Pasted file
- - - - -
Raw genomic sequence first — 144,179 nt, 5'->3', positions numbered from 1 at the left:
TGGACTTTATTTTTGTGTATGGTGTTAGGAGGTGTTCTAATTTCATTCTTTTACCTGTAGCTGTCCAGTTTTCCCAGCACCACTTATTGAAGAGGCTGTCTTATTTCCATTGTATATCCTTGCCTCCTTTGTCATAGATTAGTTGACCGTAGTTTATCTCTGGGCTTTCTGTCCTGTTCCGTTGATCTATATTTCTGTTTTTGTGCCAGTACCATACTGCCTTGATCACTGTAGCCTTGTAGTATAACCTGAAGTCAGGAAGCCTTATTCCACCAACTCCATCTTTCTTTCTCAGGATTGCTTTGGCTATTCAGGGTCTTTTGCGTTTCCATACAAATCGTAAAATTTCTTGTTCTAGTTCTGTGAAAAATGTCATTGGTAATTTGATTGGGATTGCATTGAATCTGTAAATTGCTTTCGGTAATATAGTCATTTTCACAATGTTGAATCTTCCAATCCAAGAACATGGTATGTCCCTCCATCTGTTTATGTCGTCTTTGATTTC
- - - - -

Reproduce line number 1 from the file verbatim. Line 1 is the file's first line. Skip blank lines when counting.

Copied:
Raw genomic sequence first — 144,179 nt, 5'->3', positions numbered from 1 at the left: